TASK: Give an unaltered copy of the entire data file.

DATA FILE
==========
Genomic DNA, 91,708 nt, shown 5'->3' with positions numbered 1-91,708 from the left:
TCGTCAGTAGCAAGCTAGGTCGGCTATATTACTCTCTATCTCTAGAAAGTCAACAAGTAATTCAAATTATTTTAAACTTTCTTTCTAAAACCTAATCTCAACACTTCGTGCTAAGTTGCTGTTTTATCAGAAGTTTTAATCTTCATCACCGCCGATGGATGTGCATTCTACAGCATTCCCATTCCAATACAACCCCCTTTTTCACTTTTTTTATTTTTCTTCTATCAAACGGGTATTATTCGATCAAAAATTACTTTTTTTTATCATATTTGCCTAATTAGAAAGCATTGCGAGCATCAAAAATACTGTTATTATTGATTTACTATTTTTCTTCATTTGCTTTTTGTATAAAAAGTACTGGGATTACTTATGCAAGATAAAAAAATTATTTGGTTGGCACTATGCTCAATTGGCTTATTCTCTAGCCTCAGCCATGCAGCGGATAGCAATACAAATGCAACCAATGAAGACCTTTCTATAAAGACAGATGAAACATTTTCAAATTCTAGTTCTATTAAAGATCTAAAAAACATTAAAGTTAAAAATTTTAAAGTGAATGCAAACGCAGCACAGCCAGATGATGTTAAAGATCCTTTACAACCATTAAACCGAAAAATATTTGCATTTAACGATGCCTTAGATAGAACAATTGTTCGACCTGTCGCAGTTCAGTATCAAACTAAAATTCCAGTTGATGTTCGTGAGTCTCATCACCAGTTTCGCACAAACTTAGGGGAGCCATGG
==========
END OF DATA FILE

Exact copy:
Genomic DNA, 91,708 nt, shown 5'->3' with positions numbered 1-91,708 from the left:
TCGTCAGTAGCAAGCTAGGTCGGCTATATTACTCTCTATCTCTAGAAAGTCAACAAGTAATTCAAATTATTTTAAACTTTCTTTCTAAAACCTAATCTCAACACTTCGTGCTAAGTTGCTGTTTTATCAGAAGTTTTAATCTTCATCACCGCCGATGGATGTGCATTCTACAGCATTCCCATTCCAATACAACCCCCTTTTTCACTTTTTTTATTTTTCTTCTATCAAACGGGTATTATTCGATCAAAAATTACTTTTTTTTATCATATTTGCCTAATTAGAAAGCATTGCGAGCATCAAAAATACTGTTATTATTGATTTACTATTTTTCTTCATTTGCTTTTTGTATAAAAAGTACTGGGATTACTTATGCAAGATAAAAAAATTATTTGGTTGGCACTATGCTCAATTGGCTTATTCTCTAGCCTCAGCCATGCAGCGGATAGCAATACAAATGCAACCAATGAAGACCTTTCTATAAAGACAGATGAAACATTTTCAAATTCTAGTTCTATTAAAGATCTAAAAAACATTAAAGTTAAAAATTTTAAAGTGAATGCAAACGCAGCACAGCCAGATGATGTTAAAGATCCTTTACAACCATTAAACCGAAAAATATTTGCATTTAACGATGCCTTAGATAGAACAATTGTTCGACCTGTCGCAGTTCAGTATCAAACTAAAATTCCAGTTGATGTTCGTGAGTCTCATCACCAGTTTCGCACAAACTTAGGGGAGCCATGG